According to Polonius, "brevity", dear reader, is "the soul of wit." This may well explain the absence of humorous perspicacity from my usual dour and aeonian treatises. This morning, in an attempt to bring variety to my own wretched life and a little blessed relief to yours, I shall essay the task of simply presenting to you the latest Liverpool-related speculation and news without the wordy analysis of same. I'm failing already, aren't I? Right, to work.
There's only so much wallowing one can do when one is in constant receipt of grim tidings. My own life's unending travails and sorrows have taught me that of late. Elizabeth has already brought you the most recent twist in the Luis Suarez to Real narrative and, to be fair, the player himself is the main storyteller, thus far.
My eye was caught by a related story run by The Mirror. As with all bastions of truth and journalistic integrity, you should afford any news emanating from this particular paper your complete trust. Or you could not do that. One of the two options will help you avoid terrifying bouts of rage and self-loathing.
In today's edition, David Maddock is suggesting that, as a way for Liverpool to feel they are extracting value from any potential deal, they may move to take Spanish Under 21 international and Real Madrid man, Alvaro Morata, to Anfield. Morata has been strutting his considerable stuff in the European Under 21 Championships of late and has scored four goals en route to the final with Italy.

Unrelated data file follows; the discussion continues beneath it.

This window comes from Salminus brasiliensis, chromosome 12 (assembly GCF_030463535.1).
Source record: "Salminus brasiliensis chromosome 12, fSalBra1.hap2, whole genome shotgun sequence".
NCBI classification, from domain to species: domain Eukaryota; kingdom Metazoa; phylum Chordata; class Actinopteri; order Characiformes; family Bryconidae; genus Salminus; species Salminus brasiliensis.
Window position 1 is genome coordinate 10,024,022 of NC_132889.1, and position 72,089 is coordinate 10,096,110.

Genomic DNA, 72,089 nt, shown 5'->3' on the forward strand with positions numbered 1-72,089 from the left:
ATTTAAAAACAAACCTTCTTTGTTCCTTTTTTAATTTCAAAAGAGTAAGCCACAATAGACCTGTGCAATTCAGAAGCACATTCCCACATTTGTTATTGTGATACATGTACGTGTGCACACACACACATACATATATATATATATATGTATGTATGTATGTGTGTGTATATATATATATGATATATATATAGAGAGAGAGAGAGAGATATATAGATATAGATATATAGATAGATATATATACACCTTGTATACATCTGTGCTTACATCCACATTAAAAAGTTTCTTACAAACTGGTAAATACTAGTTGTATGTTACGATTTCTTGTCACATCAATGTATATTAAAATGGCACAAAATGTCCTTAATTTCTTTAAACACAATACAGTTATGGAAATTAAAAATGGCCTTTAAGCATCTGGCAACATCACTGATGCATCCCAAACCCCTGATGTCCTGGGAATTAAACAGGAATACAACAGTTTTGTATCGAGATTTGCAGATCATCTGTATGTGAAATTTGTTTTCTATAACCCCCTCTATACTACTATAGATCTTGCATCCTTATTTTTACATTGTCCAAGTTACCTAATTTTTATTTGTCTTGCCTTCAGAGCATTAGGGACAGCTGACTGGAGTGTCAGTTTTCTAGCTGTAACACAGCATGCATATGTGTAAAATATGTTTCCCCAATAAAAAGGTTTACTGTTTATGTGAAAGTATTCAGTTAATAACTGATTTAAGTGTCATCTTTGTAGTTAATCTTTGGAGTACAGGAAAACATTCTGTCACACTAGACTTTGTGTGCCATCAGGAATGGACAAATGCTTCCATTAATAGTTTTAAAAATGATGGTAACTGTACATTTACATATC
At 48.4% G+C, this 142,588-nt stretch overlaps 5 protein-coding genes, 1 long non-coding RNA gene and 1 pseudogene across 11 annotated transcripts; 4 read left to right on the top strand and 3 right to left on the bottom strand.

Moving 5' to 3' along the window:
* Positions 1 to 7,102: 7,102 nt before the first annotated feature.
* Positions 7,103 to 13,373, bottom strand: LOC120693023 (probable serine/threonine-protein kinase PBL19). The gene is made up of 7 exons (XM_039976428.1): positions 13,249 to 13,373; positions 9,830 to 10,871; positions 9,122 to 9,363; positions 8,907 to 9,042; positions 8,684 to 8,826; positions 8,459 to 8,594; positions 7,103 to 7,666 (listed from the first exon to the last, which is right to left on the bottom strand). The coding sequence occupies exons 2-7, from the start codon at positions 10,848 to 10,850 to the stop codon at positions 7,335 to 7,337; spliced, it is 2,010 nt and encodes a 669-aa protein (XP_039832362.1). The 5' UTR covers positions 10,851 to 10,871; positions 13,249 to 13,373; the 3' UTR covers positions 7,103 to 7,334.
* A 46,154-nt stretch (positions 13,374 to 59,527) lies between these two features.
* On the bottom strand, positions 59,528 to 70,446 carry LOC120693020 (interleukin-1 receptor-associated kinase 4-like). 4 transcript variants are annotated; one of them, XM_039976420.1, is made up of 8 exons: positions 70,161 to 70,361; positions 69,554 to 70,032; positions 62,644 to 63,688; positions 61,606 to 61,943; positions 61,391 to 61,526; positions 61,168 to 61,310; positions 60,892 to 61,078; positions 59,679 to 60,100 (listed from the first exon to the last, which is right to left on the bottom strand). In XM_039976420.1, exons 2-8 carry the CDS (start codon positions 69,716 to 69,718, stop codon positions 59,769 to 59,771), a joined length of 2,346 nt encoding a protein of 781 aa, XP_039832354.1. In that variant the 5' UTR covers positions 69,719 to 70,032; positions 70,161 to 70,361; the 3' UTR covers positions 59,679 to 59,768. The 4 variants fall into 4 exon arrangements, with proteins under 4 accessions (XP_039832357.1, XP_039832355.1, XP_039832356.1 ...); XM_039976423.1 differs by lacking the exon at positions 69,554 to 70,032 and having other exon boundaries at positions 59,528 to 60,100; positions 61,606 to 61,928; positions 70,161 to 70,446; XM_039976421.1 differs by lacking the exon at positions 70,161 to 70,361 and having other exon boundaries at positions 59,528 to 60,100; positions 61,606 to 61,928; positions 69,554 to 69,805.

Morata is not a complete novice in first team football either, having appeared eighteen times for Los Blancos in La Liga and scored twice, all by his current age of twenty. The young Spaniard, it seems, knows his own mind, and has insisted that should his ascension to the first team on a regular basis be blocked by an array of talented new signings, he will look to move on for the benefit of his career.
Intriguingly, Morata sees his future outside of Spain and, speaking before the European tournament, the striker was unequivocal about the effect of seeing the likes of Edinson Cavani, Robert Lewandowski or indeed Luis Suarez arrive at the Bernabéu.
"If another striker is brought in," insisted the youngster, "I will have to think about what's best for me, and consider leaving. If I go, I would prefer a move abroad."
So then, there we have it. To invoke Sorcese's Wizard character in Taxi Driver -- A player may leave. Another player may arrive. It's not Bertrand Russell but what do you want? I'm a writer. What do I know?
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